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Review: The Dialogue of Devdas - Bimal Roy's Immortal Classic

The Dialogue book returns us to this textual interplay and the question: what accounts for the enduring popularity of Devdas? The answer for every viewer (and reader) will be different, writes Shohini Ghosh.

books Updated: Mar 09, 2012 14:31 IST

The Dialogue of Devdas: Bimal Roy's Immortal Classic Introduction & translation: Nasreen Munni Kabir

Om books international- films

Rs. 695 pp 288

Writing about Devdas in 1991, film critic Chidananda Dasgupta wrote: “Saratchandra Chattopadhyay wrote this novel at the age of 17. It is surprising that this immature piece of fiction should have created such an archetypal hero, a romantic self-indulgent weakling who finds solace in drink and the bosom of a golden-hearted prostitute.”

This view of Devdas is fairly common so what explains the popularity of this character who, over the last nine decades, has been repeatedly invoked through cinematic re-makes? The Dialogue of Devdas based on Bimal Roy’s 1955 classic allows the cinephile to return to the film and ponder these questions one more time.

The concept of the Dialogue book series has been pioneered by writer and filmmaker Nasreen Munni Kabir and includes Mughal-E-Azam (K Asif), Awaara (Raj Kapoor), Mother India (Mehboob Khan) and Pyaasa (Guru Dutt). In an age overwhelmed by the ubiquity of the image, the Dialogue books invite us to encounter the written word and be attentive to the style, structure and language of the screenplay that constitutes the spine of the film. This is instructive at a time when few scripts can sustain either the film or the viewer for the entire length. The screenplay of Devdas is authored by Nabendu Ghosh, an acclaimed and prolific Bengali writer who wrote many screenplays for Hindi films. The dialogue is written by famous Urdu Progressive writer Rajinder Singh Bedi (author of Ek Chadar Maili Si) and lyrics by the talented Sahir Ludhianvi. At the launch of the book in February, Shahrukh Khan, who plays Devdas in the Sanjay Leela Bhansali re-make, read out a letter by Dilip Kumar who played Devdas in Bimal Roy’s version. Dilip Kumar writes that Bedi’s “syntax was so perfect” that even the simplest lines “inspired actors to build deep emotions in their rendering.”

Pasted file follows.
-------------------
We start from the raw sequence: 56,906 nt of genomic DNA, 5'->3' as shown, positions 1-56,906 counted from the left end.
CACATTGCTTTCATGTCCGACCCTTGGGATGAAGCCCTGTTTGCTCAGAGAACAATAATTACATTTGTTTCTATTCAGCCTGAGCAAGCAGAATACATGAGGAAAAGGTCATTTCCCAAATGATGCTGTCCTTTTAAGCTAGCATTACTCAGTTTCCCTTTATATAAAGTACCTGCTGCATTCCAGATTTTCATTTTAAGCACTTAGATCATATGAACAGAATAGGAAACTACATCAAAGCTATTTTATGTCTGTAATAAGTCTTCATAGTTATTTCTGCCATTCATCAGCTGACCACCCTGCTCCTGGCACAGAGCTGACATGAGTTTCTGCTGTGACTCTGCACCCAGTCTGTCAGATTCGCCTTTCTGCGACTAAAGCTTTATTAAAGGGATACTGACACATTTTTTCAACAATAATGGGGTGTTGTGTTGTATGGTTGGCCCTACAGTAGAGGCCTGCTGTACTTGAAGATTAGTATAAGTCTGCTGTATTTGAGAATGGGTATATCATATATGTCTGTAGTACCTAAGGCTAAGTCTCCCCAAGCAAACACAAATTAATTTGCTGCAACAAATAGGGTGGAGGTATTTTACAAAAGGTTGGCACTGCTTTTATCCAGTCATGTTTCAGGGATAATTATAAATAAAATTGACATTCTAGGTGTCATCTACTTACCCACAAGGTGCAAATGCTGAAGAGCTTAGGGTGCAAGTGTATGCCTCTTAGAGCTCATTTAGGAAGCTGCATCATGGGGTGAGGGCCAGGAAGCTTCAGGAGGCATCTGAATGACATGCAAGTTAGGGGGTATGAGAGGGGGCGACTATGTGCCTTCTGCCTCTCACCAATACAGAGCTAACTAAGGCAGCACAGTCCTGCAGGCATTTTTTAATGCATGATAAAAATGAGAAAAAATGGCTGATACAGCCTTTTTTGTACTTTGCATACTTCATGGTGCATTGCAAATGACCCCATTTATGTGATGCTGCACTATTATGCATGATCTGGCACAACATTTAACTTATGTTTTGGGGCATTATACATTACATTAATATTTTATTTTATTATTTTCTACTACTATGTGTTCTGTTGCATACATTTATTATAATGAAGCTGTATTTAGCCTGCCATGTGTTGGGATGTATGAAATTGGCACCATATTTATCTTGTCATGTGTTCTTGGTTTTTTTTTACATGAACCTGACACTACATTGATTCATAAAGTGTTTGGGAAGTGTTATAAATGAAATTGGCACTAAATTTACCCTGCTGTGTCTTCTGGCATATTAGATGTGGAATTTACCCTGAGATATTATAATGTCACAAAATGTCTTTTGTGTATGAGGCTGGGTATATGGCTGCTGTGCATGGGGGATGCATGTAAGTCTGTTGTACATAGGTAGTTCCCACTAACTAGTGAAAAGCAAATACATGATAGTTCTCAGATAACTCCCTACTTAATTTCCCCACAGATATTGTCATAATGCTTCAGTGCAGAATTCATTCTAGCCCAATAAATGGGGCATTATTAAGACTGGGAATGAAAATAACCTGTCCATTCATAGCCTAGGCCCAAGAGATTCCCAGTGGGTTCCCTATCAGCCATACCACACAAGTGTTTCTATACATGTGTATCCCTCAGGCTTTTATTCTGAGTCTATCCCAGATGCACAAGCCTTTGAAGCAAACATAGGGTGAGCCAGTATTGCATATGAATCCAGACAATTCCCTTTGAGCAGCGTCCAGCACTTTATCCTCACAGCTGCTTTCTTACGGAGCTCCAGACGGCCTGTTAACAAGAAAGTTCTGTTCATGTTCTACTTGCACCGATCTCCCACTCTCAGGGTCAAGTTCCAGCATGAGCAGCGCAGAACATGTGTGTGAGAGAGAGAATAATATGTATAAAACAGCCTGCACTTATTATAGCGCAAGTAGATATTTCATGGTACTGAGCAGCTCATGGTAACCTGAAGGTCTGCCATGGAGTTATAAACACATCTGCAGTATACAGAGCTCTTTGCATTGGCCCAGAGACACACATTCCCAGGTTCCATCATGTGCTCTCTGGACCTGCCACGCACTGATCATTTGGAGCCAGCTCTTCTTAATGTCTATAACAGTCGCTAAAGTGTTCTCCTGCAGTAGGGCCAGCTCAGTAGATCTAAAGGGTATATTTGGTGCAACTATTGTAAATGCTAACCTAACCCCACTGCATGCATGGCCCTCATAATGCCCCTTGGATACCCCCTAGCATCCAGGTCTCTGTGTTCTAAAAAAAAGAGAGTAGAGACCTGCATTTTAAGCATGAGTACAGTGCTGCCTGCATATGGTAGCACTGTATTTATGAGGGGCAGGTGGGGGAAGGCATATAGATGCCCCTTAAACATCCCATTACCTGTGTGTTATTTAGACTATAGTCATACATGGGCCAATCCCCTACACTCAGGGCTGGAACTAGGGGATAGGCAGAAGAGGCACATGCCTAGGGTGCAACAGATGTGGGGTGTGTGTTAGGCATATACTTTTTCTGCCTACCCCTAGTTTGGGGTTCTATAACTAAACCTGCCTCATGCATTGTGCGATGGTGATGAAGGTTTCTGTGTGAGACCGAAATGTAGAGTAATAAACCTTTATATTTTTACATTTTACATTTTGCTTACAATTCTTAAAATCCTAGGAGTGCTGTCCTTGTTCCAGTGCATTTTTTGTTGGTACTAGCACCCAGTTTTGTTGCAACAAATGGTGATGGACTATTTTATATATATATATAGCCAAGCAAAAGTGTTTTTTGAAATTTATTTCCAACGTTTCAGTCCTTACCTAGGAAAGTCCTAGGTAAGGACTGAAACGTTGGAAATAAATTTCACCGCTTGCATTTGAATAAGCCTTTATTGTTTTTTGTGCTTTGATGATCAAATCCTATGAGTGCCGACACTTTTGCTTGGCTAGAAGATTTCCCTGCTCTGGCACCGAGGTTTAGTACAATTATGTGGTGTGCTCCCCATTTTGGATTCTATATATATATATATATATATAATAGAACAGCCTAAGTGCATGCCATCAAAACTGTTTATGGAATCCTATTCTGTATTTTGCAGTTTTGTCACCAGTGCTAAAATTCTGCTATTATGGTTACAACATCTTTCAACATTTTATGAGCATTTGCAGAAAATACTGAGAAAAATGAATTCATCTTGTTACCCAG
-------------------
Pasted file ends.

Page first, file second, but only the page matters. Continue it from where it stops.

The dialogue of Hindi films have a life of their own that spill over onto ours. Growing up in an age before DVD and the internet, I remember vividly the pleasures of listening to the gramophone record that played the dialogue of Sholay. For many of us who grew up in states (in my case, West Bengal) hostile to the forcible imposition of Hindi as a national language, it was Bombay cinema that triumphed where government diktats failed. The elegant Hindustani of Hindi films was more alluring than the klutzy sanskritised words that masqueraded as the national language. The Dialogue books bear witness to how the language spoken in these iconic films remains indebted to the rich legacy of Urdu.

Devdas stands as a splendid inter-text constituted as much by its literary source as its many cinematic versions. Bhansali’s re-make is as much a tribute to the novel as the 1955 film which in turn, carries resonances of the 1936 PC Barua Hindi version for which Bimal Roy did the cinematography.

The Dialogue book returns us to this textual interplay and the question: what accounts for the enduring popularity of Devdas? The answer for every viewer (and reader) will be different. For me Devdas is about privileging romantic love over the stifling demands of social convention. By loving only Devdas, Paro flouts the rules of marriage while Devdas embraces disrepute to shame the very family honour that separates him from Paro. Devdas’s victory lies in his refusal to be heroic.

Shohini Ghosh is a professor at the AJK Mass Communication Research Centre, Jamia Millia Islamia